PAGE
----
If you put fleas in a jar they will jump out. If you put the lid on they will jump and hit the lid. Eventually they will stop hitting the lid. They adjust the height at which they jump to prevent themselves from hitting the hard surface. What’s interesting is that if you then then take the lid off the jar, the fleas still won’t jump out. They have conditioned themselves to jump to a certain height and so they won’t ever jump higher than that. They have developed a fixed mindset.
A lot of humans are like that, we allow roadblocks in our lives to stop us jumping so high and even worse, people tell us that we can’t achieve something, thus we believe we can’t and don’t. We put lids on how far we go. We adopt a fixed mindset. We should set up our schools so that our students believe completely the opposite, that they can do anything, having a growth mindset must underpin everything we do. It can’t just be something that is talked about in an assembly at the start of the year.
Gladwell says that 10,000 hours of “deliberate practice” are needed to become world-class in any field. Deliberate practice means practising in a way that pushes your skill set as much as possible. The best example is driving, you don’t just improve driving by driving, you need to practise the bits you need to improve upon. I’m still the same at driving as I was five years ago, despite five years of driving.
This is of vital importance to education because anyone can learn anything, you just have to learn the next step and then the next step, not the step you’ve already embedded, but the next step, that’s rapid progress. The good news, as Kaufman explains, is that you can get pretty good at anything with 20 hours of this type of deliberate practise.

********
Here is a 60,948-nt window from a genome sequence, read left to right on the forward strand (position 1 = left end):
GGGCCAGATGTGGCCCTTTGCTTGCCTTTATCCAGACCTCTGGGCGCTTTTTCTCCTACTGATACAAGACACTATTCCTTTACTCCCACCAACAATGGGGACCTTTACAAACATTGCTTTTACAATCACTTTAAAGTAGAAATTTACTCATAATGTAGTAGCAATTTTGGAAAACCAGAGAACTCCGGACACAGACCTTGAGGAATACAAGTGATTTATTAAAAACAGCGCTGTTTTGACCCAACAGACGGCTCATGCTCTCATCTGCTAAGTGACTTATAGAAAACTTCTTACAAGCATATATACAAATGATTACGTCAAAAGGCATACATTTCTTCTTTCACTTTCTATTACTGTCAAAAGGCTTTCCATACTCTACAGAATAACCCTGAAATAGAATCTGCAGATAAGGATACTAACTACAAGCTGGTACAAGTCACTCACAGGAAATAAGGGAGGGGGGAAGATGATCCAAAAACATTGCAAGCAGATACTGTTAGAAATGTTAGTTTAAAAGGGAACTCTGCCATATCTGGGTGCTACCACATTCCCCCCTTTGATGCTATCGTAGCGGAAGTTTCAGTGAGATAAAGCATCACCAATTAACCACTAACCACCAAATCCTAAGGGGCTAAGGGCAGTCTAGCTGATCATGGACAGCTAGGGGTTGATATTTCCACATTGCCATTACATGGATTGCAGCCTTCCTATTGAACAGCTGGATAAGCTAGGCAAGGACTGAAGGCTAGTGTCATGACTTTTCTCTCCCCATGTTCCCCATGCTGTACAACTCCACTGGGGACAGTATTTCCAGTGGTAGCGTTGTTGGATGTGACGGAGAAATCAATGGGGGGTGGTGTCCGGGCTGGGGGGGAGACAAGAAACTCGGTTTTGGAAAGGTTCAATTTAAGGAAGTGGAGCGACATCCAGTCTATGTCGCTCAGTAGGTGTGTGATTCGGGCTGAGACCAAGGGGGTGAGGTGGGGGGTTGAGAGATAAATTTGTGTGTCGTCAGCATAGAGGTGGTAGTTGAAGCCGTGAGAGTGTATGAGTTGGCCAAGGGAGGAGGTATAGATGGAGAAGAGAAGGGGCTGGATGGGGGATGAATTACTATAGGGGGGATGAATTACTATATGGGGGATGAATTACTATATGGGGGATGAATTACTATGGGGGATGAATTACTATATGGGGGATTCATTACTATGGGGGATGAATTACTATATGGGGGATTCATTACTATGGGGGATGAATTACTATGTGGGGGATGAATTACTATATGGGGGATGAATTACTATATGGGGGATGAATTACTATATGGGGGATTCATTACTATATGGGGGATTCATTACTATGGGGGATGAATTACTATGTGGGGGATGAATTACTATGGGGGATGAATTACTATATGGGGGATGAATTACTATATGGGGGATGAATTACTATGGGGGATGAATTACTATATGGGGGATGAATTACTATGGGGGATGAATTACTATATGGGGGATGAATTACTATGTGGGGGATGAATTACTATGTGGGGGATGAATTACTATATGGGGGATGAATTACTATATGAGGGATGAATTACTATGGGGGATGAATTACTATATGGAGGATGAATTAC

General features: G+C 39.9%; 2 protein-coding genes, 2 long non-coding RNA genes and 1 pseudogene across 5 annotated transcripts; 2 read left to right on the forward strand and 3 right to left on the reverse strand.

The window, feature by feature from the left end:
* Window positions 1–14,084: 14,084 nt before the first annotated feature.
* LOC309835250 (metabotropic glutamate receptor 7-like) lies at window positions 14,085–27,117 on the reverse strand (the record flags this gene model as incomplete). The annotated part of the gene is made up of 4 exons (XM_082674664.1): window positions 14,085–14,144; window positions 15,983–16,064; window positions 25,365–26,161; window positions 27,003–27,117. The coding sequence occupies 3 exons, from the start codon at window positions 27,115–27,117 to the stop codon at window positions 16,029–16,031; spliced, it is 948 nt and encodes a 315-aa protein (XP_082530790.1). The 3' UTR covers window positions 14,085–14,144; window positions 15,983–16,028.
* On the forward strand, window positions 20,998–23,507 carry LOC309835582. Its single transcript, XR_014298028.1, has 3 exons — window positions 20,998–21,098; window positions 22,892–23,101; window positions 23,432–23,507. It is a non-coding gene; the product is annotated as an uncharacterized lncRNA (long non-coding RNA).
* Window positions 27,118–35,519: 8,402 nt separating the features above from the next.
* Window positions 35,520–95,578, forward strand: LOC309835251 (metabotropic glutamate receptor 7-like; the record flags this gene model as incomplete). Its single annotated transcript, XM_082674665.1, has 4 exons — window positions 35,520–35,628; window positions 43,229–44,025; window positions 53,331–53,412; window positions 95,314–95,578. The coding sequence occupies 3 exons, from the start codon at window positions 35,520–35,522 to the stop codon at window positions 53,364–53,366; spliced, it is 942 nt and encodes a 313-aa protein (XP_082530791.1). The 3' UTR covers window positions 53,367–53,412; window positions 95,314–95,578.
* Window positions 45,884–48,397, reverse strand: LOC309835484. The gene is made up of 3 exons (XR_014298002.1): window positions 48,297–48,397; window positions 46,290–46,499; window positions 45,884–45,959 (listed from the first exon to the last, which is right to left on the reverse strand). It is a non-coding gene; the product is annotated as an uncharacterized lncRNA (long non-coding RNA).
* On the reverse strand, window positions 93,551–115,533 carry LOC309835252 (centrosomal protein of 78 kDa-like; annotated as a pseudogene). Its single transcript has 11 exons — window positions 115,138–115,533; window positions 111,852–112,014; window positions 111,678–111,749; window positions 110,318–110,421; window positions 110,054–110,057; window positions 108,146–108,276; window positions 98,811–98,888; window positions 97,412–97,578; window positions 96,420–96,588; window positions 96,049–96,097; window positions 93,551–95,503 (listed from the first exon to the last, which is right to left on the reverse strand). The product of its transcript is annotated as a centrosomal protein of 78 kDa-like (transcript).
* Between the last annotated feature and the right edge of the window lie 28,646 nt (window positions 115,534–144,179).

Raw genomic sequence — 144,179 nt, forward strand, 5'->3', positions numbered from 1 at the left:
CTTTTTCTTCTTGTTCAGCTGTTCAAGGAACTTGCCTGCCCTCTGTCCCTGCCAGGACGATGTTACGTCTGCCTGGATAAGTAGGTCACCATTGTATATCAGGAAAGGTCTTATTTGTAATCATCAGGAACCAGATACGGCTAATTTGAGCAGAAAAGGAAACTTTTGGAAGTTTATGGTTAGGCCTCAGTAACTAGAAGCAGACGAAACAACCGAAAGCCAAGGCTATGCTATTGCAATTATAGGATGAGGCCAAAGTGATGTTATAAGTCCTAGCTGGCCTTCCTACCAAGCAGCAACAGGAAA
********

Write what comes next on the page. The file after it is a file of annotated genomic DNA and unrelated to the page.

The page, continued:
For students to embrace the growth mindset in this manner, they need to see all teachers model it. I did so by standing in the first September assembly throwing a few juggling balls that I couldn’t catch. In the Christmas assembly I could juggle. I explained to students the steps that I went through to get to that stage: 2 balls, getting the shape right, throwing them to the right height and then moving onto three balls. Of course I needed a guide to help me identify these and intervene when I needed assistance. This is what teachers do.
The student acceptance of the growth mindset is fragile. I encountered one of my students drawing a self portrait based on what she had been learning in art. I thought she really embraced the belief that she can do anything. However she hadn’t drawn the eyes and so I said ‘what about the eyes?’ She said, despite saying that she can learn anything, ‘No…I can’t do eyes’. This shows how one thing can shatter the belief. We shouldn’t be surprised, research shows us that 40% of us have a fixed mindset and 20% of use believe that we have mixed mind-sets: I can learn to drive better but ‘I can’t do Maths’. What I had to help this student work out was that she couldn’t draw eyes YET. It’s important to train students to add this word YET onto every time they say they can’t do something. It takes 66 days to form a new habit and so we need to persevere with this. The reason she thought she couldn’t draw eyes was because she couldn’t see the stages of learning she needs to go through to do them. This is why always focusing on what students need to learn next is so important.
Students also need examples from the real world to help them accept that they can learn anything, they need role models who started at 0 and then got there. It is even better if the starting point was below 0, if they had to overcome something before even starting, this is why the Paralympics was so inspirational and why Channel 4’s Paralympic advert was so good.